3) The patient blindly trusts the GF policies and procedures of a restaurateur offering gluten-free options on their menu. Even restaurants such as PF Chang’s, which has taken great strides to protect the GF community by serving gluten-free food on a unique plate (a round plate with the PF Chang logo imprinted on it), cannot guarantee against mistakes such as accidental cross contamination or a plate with gluten ingredients being delivered to the wrong table. This recently happened to me at a PF Chang’s restaurant in Pasadena, California. The fact is that we, as consumers, always need to take full responsibility for our own safety. I will do a full blog post in the near future on dining out GF safely so please watch for it.

4) The patient does not fully understand their full spectrum of food sensitivities. This study by the British Society for Immunology indicates that around 50% of patients with celiac disease were found to be sensitive to dairy (cow’s milk) as well. The protein molecule of gluten and dairy are very similar in structure and it can be easy for the body to react similarly to each when in a heightened state of auto-immune response.

5) The patient does not fully understand how to facilitate healing in the gut. All people with gluten sensitivity (celiac disease included) have intestinal permeability (AKA leaky gut). Removing gluten from one’s diet is not enough to heal leaky gut. It is only the beginning. Healing the intestine requires an intense protocol and a very clean, nutrient dense diet. Healing intestinal permeability can begin to help minimize the multiple food sensitivities that can be contributing to the continued auto-immune response in the body.

As gluten-free consumers have repeatedly negative experiences with products and/or restaurants and continue to be sick, the GF market at some point will inevitability begin to decline in direct correlation with our declining trust. So what can a restaurant and food manufacturer do to adequately meet the needs of the expanding GF market? For starters, pay attention to organizations such as the Gluten Intolerance Group (GIG) of North America who are working hard to serve GF consumers. GIG currently manages the Gluten-Free Certification Organization program (the GF seal you see on many GF products), the Gluten-Free Food Service program and various support group branches throughout the U.S. GIG will offer a free Webinar titled Understanding the Gluten Free Customer this Thursday at 11am PST. Registration is available here.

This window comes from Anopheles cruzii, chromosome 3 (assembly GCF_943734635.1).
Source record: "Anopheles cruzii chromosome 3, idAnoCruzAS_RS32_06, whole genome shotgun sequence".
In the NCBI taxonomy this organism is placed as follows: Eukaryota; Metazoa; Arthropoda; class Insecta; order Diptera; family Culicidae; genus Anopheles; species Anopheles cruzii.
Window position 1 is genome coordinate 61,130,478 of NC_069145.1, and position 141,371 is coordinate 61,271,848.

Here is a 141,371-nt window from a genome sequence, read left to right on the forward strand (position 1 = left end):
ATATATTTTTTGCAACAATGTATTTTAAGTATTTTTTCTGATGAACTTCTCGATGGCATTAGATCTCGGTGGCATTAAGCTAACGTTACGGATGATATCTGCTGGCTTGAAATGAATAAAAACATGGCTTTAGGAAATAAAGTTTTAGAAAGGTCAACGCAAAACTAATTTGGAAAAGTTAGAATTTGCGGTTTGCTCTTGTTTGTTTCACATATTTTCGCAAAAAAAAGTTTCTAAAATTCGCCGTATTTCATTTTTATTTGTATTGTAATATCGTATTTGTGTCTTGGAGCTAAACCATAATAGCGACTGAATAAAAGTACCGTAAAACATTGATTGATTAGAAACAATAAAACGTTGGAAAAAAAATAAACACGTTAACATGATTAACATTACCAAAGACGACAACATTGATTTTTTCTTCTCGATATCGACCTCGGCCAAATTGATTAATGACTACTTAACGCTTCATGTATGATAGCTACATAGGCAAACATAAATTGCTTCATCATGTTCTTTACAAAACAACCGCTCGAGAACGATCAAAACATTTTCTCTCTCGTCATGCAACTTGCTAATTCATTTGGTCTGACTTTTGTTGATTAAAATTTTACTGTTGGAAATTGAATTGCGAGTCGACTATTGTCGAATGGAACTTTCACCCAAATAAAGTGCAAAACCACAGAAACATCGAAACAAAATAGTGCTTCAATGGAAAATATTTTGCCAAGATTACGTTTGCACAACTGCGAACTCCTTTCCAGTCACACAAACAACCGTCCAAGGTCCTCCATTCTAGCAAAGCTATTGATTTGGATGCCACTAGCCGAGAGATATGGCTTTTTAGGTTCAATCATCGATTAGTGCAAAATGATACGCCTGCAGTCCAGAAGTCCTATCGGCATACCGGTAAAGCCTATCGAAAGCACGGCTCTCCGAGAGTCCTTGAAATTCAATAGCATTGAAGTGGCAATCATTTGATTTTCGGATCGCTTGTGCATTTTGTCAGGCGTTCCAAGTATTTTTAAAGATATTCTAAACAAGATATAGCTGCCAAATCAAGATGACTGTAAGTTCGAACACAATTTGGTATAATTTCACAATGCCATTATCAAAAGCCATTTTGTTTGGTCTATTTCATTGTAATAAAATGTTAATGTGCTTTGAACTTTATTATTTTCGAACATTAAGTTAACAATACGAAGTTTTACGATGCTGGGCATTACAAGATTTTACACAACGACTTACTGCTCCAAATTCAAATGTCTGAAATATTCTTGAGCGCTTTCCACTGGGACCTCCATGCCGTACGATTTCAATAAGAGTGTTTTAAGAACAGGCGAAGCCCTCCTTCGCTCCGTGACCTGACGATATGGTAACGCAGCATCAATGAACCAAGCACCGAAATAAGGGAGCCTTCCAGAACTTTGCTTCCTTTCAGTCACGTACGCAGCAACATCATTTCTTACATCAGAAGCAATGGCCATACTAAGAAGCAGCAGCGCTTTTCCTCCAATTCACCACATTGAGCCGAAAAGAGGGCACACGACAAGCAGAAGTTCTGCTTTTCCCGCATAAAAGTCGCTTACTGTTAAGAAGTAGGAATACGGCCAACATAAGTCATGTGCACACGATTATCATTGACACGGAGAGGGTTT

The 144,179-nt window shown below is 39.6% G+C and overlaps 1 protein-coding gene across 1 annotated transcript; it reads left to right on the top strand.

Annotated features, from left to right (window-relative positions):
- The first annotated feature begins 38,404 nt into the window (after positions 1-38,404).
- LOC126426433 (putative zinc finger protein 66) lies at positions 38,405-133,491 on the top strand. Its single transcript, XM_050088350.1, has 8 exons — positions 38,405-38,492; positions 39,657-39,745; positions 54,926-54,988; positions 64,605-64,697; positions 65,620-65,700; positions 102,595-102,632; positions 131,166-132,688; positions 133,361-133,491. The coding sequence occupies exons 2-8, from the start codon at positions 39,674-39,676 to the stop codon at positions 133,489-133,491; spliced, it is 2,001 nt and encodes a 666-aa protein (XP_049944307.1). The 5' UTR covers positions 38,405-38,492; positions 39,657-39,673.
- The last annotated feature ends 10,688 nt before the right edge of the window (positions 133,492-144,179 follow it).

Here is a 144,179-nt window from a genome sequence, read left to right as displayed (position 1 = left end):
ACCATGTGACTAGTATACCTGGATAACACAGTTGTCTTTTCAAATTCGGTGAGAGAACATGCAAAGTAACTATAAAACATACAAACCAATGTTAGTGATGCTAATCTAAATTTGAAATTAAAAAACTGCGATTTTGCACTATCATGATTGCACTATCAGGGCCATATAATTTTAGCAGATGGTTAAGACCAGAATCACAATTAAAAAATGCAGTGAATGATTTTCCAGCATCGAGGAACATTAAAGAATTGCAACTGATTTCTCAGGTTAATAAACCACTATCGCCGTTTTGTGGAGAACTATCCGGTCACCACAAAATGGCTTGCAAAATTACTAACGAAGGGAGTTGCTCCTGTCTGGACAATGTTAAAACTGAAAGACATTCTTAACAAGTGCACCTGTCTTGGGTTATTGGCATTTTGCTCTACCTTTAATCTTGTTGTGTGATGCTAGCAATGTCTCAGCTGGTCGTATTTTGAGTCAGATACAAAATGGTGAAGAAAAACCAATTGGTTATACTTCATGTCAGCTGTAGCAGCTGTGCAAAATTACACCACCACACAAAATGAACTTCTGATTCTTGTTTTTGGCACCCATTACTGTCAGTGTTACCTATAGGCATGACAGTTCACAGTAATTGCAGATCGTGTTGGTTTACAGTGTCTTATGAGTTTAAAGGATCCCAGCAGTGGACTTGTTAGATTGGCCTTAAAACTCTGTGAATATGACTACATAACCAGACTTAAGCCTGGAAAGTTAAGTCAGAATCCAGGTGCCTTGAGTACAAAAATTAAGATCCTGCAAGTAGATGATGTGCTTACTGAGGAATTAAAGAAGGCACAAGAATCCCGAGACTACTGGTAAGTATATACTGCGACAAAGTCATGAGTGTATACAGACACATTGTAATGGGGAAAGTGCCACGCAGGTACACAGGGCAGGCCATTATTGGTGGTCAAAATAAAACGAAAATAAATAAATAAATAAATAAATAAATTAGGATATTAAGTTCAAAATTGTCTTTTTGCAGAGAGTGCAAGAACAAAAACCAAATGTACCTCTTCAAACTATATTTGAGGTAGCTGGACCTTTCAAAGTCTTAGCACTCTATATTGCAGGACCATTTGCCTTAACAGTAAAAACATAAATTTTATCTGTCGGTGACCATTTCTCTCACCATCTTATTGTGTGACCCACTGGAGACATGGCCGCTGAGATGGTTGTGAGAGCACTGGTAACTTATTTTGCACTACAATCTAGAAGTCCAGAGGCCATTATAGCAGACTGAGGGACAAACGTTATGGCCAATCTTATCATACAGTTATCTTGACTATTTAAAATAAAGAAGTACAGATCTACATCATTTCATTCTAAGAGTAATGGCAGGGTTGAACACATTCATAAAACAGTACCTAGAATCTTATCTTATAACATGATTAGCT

Another step companies can take is to truly listen to the market. Ask questions and treat gluten-free consumers/diners with respect and dignity. No eye rolling at restaurants, please, when we ask 10 times if it’s the correct dish. We do this because we trusted in the past and ended up sick. We are the ones that end up paying the price with our health for restaurant and manufacturer mistakes and negligence.

Do me a favor and pass this info along to any GF food manufacturer or restaurateur that you feel could benefit. As gluten-free consumers, we have to raise our concerns so they are heard and acted upon. Remember. the phrase..”the squeaky wheel gets the grease.” Let’s continue our initiative to make this world a safer place for us to do what’s essential to our existence…eat.

About Kim

Kim Rice is a Wellness Coach, Certified Gluten Practitioner and “warrior mom” in Pleasanton, California, writing about topics such as gluten sensitivity, autism, depression, diet and life transformation. She facilitates a 30 day cleanse program to help clients lose weight and optimize health. She also coaches parents of children with special needs, such as autism and ADHD, on dietary changes to help optimize brain function. You can follow her blog at: